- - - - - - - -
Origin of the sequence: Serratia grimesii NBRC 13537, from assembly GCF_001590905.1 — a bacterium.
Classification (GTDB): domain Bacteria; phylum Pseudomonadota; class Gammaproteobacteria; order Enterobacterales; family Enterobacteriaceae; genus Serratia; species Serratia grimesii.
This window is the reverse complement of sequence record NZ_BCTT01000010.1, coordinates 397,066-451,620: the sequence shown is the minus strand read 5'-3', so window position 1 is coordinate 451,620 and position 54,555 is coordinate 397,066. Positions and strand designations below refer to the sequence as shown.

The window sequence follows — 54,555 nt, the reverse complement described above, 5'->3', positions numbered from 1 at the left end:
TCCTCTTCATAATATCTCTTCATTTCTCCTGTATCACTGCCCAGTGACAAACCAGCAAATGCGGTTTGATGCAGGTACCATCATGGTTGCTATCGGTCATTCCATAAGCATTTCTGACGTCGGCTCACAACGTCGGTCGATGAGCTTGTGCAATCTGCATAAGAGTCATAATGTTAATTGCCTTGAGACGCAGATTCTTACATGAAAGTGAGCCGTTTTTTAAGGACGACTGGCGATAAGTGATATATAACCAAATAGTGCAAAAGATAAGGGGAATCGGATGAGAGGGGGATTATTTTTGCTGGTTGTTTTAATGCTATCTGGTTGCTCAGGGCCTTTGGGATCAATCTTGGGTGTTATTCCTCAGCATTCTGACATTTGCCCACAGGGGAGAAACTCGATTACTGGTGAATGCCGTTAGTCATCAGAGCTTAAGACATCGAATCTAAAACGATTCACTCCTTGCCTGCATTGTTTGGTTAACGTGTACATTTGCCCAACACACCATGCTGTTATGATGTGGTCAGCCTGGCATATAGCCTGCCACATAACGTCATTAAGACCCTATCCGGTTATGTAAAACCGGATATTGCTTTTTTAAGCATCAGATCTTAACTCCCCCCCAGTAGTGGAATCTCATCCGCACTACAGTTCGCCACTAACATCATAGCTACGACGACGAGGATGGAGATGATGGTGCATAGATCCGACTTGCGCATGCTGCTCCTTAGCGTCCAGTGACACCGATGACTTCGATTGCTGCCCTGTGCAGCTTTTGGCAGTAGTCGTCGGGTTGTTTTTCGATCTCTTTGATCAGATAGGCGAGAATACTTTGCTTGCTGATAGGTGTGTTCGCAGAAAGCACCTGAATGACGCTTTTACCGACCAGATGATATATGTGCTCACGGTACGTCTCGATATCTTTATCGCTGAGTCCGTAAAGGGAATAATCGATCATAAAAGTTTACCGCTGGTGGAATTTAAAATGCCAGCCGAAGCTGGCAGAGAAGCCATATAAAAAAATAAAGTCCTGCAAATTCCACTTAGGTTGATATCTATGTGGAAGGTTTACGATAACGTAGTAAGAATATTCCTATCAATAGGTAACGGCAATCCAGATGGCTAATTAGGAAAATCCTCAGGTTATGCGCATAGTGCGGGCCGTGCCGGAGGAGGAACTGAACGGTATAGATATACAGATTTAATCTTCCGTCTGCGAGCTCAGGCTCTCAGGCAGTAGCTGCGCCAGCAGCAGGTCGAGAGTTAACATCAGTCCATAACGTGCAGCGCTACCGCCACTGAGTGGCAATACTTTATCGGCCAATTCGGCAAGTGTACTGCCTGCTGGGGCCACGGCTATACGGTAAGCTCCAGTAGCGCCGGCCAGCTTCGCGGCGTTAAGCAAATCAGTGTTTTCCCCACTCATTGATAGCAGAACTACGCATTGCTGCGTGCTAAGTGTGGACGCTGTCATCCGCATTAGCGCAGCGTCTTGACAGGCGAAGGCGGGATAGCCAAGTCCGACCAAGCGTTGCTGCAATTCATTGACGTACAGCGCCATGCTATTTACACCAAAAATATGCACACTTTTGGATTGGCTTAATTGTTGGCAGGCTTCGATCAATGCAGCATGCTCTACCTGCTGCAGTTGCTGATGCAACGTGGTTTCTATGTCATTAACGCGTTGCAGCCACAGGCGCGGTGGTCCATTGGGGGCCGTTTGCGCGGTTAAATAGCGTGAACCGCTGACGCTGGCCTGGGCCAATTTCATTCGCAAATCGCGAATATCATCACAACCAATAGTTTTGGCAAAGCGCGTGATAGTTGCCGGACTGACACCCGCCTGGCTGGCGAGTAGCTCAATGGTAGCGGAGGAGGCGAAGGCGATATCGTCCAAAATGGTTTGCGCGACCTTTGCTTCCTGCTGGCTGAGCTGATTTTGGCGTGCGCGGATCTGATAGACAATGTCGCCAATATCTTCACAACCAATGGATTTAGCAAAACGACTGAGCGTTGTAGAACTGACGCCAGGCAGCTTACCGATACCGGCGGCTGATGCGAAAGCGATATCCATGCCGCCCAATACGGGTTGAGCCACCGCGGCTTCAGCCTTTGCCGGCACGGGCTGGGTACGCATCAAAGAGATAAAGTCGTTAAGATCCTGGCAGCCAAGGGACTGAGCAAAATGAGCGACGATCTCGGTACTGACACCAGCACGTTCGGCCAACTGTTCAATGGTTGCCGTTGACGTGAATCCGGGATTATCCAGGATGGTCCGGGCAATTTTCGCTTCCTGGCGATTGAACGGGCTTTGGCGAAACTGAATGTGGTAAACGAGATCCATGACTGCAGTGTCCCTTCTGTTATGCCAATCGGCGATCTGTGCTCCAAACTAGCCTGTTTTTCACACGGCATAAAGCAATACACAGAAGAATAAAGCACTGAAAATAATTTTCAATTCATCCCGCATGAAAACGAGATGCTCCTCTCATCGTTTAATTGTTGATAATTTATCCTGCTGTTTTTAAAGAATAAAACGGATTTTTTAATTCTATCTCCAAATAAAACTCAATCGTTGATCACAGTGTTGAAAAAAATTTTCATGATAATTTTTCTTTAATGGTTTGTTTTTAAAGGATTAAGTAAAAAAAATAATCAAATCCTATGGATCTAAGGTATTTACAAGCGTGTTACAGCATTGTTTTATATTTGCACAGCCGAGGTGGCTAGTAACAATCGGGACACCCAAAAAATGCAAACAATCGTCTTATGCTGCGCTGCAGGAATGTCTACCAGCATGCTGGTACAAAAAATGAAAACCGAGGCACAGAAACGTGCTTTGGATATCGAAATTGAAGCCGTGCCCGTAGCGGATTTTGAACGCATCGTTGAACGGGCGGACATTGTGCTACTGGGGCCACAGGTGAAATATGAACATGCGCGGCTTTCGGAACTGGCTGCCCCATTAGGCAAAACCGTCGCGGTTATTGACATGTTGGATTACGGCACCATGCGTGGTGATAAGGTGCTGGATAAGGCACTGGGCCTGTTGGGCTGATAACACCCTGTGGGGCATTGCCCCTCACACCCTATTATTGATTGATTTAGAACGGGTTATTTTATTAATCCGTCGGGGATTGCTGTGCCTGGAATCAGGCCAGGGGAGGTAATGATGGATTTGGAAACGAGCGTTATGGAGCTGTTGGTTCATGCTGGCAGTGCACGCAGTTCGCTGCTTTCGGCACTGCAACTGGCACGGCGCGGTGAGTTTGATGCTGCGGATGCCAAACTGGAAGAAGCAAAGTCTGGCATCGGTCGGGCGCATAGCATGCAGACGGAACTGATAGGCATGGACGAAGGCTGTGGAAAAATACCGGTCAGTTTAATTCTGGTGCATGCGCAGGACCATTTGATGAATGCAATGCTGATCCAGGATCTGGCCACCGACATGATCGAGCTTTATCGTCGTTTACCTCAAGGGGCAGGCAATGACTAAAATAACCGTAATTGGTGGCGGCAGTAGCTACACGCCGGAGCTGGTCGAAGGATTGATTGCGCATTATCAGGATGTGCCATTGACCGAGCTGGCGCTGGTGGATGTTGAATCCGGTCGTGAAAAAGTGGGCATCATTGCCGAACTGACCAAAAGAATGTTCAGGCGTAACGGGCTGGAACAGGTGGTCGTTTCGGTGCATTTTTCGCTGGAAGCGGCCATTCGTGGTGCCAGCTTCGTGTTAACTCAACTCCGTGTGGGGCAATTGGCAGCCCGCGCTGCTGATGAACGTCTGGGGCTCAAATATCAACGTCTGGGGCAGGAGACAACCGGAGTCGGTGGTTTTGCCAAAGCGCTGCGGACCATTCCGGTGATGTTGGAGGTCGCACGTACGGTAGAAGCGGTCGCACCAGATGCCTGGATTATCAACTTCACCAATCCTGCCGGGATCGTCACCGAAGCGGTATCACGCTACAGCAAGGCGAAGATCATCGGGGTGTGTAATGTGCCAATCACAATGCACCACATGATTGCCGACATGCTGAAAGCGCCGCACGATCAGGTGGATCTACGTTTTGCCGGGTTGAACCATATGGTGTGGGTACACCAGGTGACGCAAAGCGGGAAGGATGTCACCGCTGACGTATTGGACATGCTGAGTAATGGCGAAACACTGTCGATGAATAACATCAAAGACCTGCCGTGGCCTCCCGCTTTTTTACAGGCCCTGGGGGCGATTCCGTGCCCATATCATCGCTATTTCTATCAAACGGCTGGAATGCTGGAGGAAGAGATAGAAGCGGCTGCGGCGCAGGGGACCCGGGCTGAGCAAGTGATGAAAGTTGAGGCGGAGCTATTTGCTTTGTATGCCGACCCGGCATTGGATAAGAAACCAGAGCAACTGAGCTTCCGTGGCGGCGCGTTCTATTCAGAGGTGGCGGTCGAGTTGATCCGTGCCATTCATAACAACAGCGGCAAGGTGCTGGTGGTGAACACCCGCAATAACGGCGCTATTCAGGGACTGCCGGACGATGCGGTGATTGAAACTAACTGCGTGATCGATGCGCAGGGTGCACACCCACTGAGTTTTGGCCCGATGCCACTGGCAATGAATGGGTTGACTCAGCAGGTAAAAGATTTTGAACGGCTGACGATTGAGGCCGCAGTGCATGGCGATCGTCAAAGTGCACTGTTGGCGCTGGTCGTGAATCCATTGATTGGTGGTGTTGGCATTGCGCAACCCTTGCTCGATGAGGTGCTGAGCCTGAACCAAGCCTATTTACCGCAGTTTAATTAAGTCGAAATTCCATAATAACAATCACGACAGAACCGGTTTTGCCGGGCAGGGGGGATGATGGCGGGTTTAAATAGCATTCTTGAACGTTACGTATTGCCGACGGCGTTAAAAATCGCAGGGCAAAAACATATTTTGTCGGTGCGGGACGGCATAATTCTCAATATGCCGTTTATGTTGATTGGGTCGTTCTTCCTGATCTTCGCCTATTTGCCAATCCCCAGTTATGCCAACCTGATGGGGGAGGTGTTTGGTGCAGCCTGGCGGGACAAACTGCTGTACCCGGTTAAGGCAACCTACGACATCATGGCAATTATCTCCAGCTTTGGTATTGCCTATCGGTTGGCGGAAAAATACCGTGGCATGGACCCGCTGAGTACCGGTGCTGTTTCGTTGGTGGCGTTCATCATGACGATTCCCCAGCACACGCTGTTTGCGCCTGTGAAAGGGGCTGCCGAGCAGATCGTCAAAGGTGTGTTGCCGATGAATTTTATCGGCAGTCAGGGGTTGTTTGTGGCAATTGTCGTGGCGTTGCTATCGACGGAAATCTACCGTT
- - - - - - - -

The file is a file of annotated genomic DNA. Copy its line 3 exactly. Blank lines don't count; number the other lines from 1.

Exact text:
This window is the reverse complement of sequence record NZ_BCTT01000010.1, coordinates 397,066-451,620: the sequence shown is the minus strand read 5'-3', so window position 1 is coordinate 451,620 and position 54,555 is coordinate 397,066. Positions and strand designations below refer to the sequence as shown.